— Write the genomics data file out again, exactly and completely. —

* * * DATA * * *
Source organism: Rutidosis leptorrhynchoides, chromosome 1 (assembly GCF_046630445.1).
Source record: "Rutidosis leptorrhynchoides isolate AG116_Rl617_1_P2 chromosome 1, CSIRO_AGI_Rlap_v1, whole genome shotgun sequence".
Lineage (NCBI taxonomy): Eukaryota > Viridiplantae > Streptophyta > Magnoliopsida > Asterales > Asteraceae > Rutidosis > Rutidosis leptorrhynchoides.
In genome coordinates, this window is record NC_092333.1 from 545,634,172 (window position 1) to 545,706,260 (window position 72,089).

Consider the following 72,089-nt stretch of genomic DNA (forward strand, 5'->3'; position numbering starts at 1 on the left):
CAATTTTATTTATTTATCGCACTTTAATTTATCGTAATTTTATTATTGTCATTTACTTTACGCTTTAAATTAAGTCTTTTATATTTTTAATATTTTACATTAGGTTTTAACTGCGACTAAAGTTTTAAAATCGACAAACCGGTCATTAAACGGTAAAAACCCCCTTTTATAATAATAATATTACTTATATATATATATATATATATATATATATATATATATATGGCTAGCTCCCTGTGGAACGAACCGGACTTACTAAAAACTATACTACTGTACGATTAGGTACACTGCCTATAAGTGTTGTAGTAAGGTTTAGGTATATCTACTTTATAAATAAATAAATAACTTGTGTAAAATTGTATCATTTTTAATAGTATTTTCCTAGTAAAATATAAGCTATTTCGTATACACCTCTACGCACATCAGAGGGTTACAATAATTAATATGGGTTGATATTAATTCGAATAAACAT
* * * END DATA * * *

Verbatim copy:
Source organism: Rutidosis leptorrhynchoides, chromosome 1 (assembly GCF_046630445.1).
Source record: "Rutidosis leptorrhynchoides isolate AG116_Rl617_1_P2 chromosome 1, CSIRO_AGI_Rlap_v1, whole genome shotgun sequence".
Lineage (NCBI taxonomy): Eukaryota > Viridiplantae > Streptophyta > Magnoliopsida > Asterales > Asteraceae > Rutidosis > Rutidosis leptorrhynchoides.
In genome coordinates, this window is record NC_092333.1 from 545,634,172 (window position 1) to 545,706,260 (window position 72,089).

Consider the following 72,089-nt stretch of genomic DNA (forward strand, 5'->3'; position numbering starts at 1 on the left):
CAATTTTATTTATTTATCGCACTTTAATTTATCGTAATTTTATTATTGTCATTTACTTTACGCTTTAAATTAAGTCTTTTATATTTTTAATATTTTACATTAGGTTTTAACTGCGACTAAAGTTTTAAAATCGACAAACCGGTCATTAAACGGTAAAAACCCCCTTTTATAATAATAATATTACTTATATATATATATATATATATATATATATATATATATATGGCTAGCTCCCTGTGGAACGAACCGGACTTACTAAAAACTATACTACTGTACGATTAGGTACACTGCCTATAAGTGTTGTAGTAAGGTTTAGGTATATCTACTTTATAAATAAATAAATAACTTGTGTAAAATTGTATCATTTTTAATAGTATTTTCCTAGTAAAATATAAGCTATTTCGTATACACCTCTACGCACATCAGAGGGTTACAATAATTAATATGGGTTGATATTAATTCGAATAAACAT